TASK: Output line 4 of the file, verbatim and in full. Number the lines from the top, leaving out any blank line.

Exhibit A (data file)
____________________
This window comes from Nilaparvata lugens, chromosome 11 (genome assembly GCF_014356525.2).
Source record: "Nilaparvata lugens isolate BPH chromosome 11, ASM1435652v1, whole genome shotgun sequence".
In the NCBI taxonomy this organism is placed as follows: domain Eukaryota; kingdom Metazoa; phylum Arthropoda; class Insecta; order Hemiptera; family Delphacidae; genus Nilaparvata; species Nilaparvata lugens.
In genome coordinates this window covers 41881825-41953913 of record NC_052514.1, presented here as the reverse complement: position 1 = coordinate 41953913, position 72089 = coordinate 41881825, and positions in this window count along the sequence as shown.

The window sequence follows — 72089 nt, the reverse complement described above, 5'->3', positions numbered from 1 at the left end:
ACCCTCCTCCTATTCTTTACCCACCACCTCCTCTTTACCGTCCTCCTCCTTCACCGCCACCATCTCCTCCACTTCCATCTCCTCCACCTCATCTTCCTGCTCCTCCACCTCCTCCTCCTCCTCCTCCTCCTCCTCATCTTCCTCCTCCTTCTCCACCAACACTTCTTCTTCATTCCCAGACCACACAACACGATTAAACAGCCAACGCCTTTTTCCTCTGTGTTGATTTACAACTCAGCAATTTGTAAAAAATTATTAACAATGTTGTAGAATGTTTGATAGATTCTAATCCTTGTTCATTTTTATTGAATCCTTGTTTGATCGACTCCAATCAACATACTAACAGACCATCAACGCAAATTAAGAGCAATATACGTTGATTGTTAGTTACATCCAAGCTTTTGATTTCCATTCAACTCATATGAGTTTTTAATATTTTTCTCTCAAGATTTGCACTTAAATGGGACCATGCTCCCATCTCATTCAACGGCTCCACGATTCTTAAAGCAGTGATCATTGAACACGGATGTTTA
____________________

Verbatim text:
In genome coordinates this window covers 41881825-41953913 of record NC_052514.1, presented here as the reverse complement: position 1 = coordinate 41953913, position 72089 = coordinate 41881825, and positions in this window count along the sequence as shown.